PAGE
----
A: It requires careful inspection of the response body, headers and at times the entire network traffic to understand the behaviour of the underlying anti-bot. We do use some internal tools to identify the type of detection used. There are also open source tools like "don't fingerprint me" which allow you to assess the browser fingerprinting used by the website.
Q: Are HTTP headers ordered?
A: Yes they are and antibot companies do have a signature directory which is able to identify inconsistencies in the request headers.
Q: Do you know cases of companies feeding fake data instead of blocking requests?
A: While we cannot name them, there are several examples of ecommerce websites faking the data. It is thus important to perform QA and look for these anomalies by checking past data.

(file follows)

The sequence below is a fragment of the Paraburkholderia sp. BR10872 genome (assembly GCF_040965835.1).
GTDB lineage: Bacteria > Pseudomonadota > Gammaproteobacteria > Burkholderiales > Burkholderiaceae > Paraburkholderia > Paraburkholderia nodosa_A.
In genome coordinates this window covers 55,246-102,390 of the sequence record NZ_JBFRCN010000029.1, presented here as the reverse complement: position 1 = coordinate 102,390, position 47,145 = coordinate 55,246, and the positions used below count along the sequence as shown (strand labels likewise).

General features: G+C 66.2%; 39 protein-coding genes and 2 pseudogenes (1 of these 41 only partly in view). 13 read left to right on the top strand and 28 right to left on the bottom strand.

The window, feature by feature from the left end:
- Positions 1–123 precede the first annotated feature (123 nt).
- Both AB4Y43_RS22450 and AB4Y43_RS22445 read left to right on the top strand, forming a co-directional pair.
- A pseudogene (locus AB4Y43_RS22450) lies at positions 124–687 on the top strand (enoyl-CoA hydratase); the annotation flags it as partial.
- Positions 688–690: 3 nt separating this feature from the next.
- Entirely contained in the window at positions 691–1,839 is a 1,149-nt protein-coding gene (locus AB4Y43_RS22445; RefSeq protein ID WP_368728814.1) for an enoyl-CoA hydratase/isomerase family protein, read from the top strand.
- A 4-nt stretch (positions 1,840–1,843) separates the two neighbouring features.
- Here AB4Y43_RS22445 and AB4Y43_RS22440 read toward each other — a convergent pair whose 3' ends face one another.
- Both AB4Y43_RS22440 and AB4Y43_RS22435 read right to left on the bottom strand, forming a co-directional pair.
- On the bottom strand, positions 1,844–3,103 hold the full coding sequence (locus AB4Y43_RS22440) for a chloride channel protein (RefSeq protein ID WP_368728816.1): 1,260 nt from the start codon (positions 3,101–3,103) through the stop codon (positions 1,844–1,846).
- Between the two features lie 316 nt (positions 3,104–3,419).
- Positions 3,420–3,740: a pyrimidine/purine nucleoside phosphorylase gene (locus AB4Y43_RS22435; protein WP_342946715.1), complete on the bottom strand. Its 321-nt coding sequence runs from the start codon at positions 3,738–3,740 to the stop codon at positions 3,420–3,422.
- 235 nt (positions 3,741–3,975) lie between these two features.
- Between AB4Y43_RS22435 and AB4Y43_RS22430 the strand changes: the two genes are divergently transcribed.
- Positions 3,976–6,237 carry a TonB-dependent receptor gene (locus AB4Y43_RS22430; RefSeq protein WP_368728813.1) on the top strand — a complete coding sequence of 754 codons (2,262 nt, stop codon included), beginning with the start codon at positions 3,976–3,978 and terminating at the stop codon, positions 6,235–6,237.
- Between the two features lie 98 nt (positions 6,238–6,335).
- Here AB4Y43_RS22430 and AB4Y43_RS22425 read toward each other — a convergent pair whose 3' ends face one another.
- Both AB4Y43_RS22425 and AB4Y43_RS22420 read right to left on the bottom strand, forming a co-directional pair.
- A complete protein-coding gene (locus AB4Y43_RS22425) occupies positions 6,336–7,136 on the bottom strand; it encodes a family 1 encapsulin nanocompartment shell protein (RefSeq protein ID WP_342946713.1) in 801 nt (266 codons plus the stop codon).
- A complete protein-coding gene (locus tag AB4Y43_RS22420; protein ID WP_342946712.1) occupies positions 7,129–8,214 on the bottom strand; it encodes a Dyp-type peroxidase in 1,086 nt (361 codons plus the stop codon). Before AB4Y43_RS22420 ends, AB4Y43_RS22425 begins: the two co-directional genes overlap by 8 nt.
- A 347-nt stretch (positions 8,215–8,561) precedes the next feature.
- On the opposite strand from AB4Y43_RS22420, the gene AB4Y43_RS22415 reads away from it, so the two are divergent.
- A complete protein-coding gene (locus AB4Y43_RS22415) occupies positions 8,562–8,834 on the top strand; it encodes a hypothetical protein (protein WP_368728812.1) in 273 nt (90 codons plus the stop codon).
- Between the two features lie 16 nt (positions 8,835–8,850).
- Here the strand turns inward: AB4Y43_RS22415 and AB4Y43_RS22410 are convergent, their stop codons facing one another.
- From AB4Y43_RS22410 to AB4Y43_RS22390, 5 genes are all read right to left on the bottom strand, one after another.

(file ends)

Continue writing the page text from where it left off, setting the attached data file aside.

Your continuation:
Q: Any experiences with global anti scrape/website security services like Cloudflare when doing broad crawls?
A: Cloudflare and Akamai are quite ubiquitous and are encountered frequently on websites. They come in various flavours so there are a whole host of different approaches to scrape such websites right from proxy rotation to get around geoblocking to using headless browsers.
Q: Does Scrapy handle Cloudflare challenges or integrate with cfscrape well?
A: By default Scrapy does not handle CloudFlare challenges, you need to write code in order to do so.
Q: Does uppercase matter in HTTP headers?
A: Yes, HTTP headers are case-sensitive.
Q: How requests/second relates to getting banned? Does slower crawling lead to fewer bans?
A: Yes, it's an important value to consider. Crawlera handles the optimal rate depending on the concurrency input from the client, how the proxies are performing and how the site is responding.
Q: How do you ensure customers behave responsibly - i.e. don't DDOS sites?
A: Crawlera has a proven throttling algorithm that uses the sites' stats and concurrency from the customer to ensure a reasonable rate is used when targeting the site.
Q: Is there an automated way to identify and act on captcha and blockage?